New Arrivals this week at Videoport: The Dead (absolutely lovely; John Huston’s final film saw him directing daughter Anjelica and doing justice to James Joyce’s short story, which I maintain is the single most beautiful thing ever written by anyone, ever), The English Surgeon (documentary about the titular doctor, working at an underfunded Ukraine hospital, and the wrenching decisions and compromises he must make on a daily basis), Black Devil Doll (where do you find a willfully-offensive horror comedy about the spirit of a black militant who comes back in the body of a murderous, horny ventriloquist dummy? Why in Videoport’s Incredibly Strange section, of course!), Strip Nude for Your Killer (the all-time worst advice? Perhaps, but see for yourself when you rent this 1975 Italian sleaze- and murder- and boob-fest, starring the queen of same, the sluttily-lovely Edwige Fenech), ‘Private Century’ (filmmaker Jan Sikl spellbindingly edits together forty years of home movies from ordinary people in order to tell the modern history of Czechoslovakia through their eyes), Unmistaken Child (documentary follows a young Buddhist monk who embarks on a years-long journey to find the child who he believes is the reincarnation of his beloved teacher; touching and all, but, since that child’s parents might not believe in spooky ghost nonsense, also kind of creepy, no?), Paraiso Travel (a seductive young woman with dreams of riches in New York City and the puppylovestruck young man who’s devoted to her attempt to travel illegally from their home in Colombia to America in this one), The Hellbenders (this 1967 Spaghetti Western starring Joseph Cotten is beloved of Quentin Tarantino, so you are gonna watch it; also, check out the informative documentary The Spaghetti West to find out what that whole deal was all about), ‘Edge of Darkness’ (when his nuclear activist daughter is killed, a straightlaced British father is forced to confront his country’s nuclear policies in the 80s in this British miniseries), Earth 2100 (speculative [translated: terrifying] documentary posits how our current glutinous habits could mean all human life is doomed in the next century, unless people make some small, manageable personal sacrifices; oh crap…), Dr. Bronner’s Magic Soapbox (documentary about the story behind the liquid soap with all of the utterly bananas and borderline creepy sayings on the bottle), Red Cliff and Red Cliff 2 (how did Videoport get a hold of two precious copies of legendary action director John Woo’s [The Killer, Hard Boiled] massive, epic historical drama? You don’t know…you don’t wanna know…), IP Man (Donnie Yen and Simon Yam star in this martial arts biopic about the first teacher of Wing Chun [and Bruce Lee’s teacher]), Shinjuku Incident (the new Jackie Chan movie! A violent tale of illegal Chinese immigrants, the Yakuza, and, one presumes, a lot of kicking).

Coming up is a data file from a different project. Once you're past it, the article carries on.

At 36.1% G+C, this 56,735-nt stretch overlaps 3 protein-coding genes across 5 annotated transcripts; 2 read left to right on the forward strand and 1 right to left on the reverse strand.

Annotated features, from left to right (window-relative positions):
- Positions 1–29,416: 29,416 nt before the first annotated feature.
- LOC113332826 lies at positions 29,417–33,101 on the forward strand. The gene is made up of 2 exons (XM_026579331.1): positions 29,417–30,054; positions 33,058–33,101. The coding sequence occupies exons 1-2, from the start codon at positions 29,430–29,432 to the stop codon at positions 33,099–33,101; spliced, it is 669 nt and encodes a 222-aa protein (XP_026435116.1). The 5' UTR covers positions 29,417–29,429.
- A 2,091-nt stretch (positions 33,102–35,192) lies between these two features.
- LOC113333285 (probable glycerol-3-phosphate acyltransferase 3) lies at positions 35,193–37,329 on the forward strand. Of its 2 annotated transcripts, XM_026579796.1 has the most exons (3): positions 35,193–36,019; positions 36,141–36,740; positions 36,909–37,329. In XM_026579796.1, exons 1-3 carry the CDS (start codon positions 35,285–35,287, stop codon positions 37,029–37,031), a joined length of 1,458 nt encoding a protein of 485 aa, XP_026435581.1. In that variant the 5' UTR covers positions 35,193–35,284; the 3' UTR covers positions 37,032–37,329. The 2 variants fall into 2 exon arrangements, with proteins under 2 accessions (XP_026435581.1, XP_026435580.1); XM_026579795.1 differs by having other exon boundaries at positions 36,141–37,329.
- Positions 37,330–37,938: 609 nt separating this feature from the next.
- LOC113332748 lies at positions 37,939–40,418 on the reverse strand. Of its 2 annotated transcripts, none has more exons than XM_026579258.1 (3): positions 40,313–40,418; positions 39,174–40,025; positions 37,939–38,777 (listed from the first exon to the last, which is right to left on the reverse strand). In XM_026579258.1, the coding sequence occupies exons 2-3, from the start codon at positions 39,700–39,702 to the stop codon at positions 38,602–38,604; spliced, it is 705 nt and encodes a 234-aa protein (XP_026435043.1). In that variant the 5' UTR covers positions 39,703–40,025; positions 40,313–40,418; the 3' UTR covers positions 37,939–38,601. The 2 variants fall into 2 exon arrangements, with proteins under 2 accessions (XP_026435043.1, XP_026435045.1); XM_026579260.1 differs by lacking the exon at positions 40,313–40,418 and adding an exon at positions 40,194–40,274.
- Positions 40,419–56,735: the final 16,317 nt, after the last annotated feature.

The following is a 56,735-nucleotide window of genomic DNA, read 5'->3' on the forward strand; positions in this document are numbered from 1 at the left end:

All right, we’ve held off until November, but it’s time to kick the holiday shopping frenzy into overdrive for the year. Here, then are the iron-clad reasons why you should shop at Videoport this year, instead of throwing your money to some giant, local-economy crippling, employee-exploiting, crappy customer service-having corporate behemoth:

1. You get something for yourself for buying something for someone else: for every movie you buy from Videoport, you get a free rental on your Videoport account! So, buy one movie for a loved one and you get one free rental for yourself. Buy two, get two. You get the idea…

1a. Of course, Videoport, in addition to all of the movies for sale right here in the store, can order any movie, boxed set, or TV show currently in print. It’ll take about a week.

2. Videoport has gift certificates: yup, for the big movie renter on your list, give the gift of rentals! And, make sure to tell the lucky stiff that Videoport gift certificate rentals are good with Videoport’s daily specials! That means, essentially, that you’re giving twice as many movie rentals as it seems! You’re twice as good a friend/lover/obligated co-worker! (Our ‘three rentals for ten bucks’ gift certificate makes a perfect Secret Santa gift that says “I had to get you something”!

Check out the VideoReport (and more) online!

You can read back issues of the VideoReport, leave comments, read the weekly new release review column by Videoport Jones and Justin Ellis (of the Portland Press Herald), and pretty much any weird movie article, link, or list we can come up with in our spare time. Just type in to your computer-type device and join in the fun.

Park for free at Videoport!

1. Parking meters are silly and inactive after 6pm Monday-Saturday and all day on Sunday.

2. The parking lot behind the building is open for free one hour parking after 5pm Monday-Friday and all day on weekends.

3. Videoport takes part in the Park & Shop program (because we’re so super), which means you can just pull in to any downtown parking garage (including the courthouse garage, about a minute away) and we’ll get you a free hour of parking. Again, you’re welcome…